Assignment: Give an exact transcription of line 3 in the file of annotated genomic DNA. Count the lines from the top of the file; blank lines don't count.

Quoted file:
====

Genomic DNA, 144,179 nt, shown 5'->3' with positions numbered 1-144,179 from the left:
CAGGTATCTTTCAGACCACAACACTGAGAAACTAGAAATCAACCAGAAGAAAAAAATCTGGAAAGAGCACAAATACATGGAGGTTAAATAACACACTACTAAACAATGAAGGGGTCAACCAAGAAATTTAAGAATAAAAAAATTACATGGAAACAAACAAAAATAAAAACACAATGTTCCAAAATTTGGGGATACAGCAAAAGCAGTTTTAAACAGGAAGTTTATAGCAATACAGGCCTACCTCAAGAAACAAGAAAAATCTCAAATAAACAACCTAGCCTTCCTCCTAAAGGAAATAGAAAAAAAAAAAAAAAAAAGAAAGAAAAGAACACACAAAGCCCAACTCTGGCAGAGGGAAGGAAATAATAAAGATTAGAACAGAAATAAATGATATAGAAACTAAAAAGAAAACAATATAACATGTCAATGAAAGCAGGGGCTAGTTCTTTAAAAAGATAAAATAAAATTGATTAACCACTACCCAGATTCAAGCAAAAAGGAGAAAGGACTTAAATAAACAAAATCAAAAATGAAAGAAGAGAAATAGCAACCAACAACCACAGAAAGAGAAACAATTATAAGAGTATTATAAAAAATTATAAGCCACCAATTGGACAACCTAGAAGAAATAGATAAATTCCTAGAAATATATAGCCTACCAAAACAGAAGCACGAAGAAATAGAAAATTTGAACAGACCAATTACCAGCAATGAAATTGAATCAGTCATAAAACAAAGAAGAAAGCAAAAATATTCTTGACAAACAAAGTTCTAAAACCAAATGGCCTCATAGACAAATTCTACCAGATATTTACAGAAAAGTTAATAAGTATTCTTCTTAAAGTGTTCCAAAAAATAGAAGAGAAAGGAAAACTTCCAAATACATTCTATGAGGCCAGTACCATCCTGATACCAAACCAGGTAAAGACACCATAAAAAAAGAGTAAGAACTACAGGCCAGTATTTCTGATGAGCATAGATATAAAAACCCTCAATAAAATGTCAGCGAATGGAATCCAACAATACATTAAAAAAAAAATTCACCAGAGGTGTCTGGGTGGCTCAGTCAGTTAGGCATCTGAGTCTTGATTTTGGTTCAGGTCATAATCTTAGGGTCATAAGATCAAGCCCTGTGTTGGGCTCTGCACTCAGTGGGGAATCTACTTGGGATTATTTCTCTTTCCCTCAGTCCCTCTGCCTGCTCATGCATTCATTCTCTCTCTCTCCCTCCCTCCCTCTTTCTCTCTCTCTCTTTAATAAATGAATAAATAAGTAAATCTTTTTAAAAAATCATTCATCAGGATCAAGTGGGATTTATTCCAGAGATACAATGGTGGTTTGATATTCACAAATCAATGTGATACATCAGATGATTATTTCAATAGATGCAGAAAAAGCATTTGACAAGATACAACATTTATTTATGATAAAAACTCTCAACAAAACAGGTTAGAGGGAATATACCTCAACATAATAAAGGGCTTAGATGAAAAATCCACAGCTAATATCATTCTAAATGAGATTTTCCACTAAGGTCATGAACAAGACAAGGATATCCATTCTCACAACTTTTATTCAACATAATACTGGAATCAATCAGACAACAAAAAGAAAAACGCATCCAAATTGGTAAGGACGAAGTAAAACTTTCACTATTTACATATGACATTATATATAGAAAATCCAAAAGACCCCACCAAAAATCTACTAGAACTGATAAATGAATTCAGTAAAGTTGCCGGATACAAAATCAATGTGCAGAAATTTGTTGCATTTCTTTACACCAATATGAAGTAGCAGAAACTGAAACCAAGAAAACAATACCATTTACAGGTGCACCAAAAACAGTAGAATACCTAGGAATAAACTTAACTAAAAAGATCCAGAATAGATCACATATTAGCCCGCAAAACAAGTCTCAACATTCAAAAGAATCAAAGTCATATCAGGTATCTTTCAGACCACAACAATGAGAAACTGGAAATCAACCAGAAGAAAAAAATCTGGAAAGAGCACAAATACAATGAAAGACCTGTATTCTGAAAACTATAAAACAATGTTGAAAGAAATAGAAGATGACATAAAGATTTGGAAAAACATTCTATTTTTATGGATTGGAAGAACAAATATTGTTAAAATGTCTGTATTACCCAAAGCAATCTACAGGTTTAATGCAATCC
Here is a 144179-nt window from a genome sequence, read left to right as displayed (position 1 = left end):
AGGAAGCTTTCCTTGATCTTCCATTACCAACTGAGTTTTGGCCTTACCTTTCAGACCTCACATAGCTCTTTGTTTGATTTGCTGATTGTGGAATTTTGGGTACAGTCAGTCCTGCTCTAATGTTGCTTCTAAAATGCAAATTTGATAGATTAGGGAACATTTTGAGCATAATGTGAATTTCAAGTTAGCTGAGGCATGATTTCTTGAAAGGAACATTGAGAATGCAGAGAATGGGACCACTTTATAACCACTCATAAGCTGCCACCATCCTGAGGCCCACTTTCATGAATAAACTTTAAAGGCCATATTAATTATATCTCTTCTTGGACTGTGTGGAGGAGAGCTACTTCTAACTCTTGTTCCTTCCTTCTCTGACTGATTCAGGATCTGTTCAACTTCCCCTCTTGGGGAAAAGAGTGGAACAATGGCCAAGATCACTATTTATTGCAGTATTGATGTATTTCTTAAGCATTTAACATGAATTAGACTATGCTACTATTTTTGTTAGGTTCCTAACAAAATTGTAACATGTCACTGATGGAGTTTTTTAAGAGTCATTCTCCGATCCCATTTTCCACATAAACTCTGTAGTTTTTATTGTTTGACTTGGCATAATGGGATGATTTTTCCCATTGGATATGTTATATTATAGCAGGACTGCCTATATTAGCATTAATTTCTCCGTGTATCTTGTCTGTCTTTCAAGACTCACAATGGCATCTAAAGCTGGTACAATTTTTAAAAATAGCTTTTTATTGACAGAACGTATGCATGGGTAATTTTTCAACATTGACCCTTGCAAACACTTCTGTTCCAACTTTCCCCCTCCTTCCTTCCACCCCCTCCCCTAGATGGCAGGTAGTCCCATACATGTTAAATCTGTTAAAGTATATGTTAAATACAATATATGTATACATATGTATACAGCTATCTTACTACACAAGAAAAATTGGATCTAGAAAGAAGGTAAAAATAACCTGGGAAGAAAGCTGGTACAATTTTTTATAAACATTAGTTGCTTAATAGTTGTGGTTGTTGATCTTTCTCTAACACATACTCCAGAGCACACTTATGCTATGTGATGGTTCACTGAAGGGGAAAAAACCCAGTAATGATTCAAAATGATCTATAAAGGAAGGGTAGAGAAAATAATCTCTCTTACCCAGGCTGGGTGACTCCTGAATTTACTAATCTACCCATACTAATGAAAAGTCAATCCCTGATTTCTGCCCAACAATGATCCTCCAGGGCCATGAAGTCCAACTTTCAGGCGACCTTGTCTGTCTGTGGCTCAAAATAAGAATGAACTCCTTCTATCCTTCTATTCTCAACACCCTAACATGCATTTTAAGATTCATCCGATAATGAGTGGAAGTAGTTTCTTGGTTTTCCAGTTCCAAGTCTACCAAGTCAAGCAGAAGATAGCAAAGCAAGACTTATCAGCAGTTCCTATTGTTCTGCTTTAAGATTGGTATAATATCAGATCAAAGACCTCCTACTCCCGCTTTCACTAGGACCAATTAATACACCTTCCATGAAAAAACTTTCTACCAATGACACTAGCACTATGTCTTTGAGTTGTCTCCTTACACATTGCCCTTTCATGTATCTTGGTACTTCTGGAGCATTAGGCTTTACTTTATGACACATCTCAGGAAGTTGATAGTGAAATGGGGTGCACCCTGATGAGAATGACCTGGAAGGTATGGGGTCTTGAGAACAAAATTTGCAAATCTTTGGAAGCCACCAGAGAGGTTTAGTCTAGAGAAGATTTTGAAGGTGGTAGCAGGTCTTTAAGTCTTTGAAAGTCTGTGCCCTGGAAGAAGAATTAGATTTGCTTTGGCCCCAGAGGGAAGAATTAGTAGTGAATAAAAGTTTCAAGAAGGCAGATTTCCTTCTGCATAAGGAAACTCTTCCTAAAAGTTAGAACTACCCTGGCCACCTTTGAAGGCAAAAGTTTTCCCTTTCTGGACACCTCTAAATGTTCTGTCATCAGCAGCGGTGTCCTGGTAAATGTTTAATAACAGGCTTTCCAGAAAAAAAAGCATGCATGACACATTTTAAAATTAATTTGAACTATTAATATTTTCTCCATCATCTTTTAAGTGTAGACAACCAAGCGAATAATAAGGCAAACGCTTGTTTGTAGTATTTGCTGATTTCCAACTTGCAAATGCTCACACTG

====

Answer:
Here is a 144179-nt window from a genome sequence, read left to right as displayed (position 1 = left end):